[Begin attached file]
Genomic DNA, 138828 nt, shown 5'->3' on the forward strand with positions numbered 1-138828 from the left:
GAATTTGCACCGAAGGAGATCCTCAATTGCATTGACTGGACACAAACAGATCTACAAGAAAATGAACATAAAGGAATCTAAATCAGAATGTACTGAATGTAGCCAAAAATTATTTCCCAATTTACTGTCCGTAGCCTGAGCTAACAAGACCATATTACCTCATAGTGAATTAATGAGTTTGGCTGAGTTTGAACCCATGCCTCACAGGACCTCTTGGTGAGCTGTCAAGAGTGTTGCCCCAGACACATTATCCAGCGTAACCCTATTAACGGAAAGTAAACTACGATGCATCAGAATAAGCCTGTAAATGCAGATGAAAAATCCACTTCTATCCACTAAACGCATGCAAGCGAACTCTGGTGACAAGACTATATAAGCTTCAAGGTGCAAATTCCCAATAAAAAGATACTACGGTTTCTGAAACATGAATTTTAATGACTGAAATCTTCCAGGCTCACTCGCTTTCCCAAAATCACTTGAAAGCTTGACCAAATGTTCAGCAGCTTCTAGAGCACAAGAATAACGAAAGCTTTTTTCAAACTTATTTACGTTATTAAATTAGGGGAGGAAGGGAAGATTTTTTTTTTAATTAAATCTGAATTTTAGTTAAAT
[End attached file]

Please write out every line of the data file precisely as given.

Genomic DNA, 138828 nt, shown 5'->3' on the forward strand with positions numbered 1-138828 from the left:
GAATTTGCACCGAAGGAGATCCTCAATTGCATTGACTGGACACAAACAGATCTACAAGAAAATGAACATAAAGGAATCTAAATCAGAATGTACTGAATGTAGCCAAAAATTATTTCCCAATTTACTGTCCGTAGCCTGAGCTAACAAGACCATATTACCTCATAGTGAATTAATGAGTTTGGCTGAGTTTGAACCCATGCCTCACAGGACCTCTTGGTGAGCTGTCAAGAGTGTTGCCCCAGACACATTATCCAGCGTAACCCTATTAACGGAAAGTAAACTACGATGCATCAGAATAAGCCTGTAAATGCAGATGAAAAATCCACTTCTATCCACTAAACGCATGCAAGCGAACTCTGGTGACAAGACTATATAAGCTTCAAGGTGCAAATTCCCAATAAAAAGATACTACGGTTTCTGAAACATGAATTTTAATGACTGAAATCTTCCAGGCTCACTCGCTTTCCCAAAATCACTTGAAAGCTTGACCAAATGTTCAGCAGCTTCTAGAGCACAAGAATAACGAAAGCTTTTTTCAAACTTATTTACGTTATTAAATTAGGGGAGGAAGGGAAGATTTTTTTTTTAATTAAATCTGAATTTTAGTTAAAT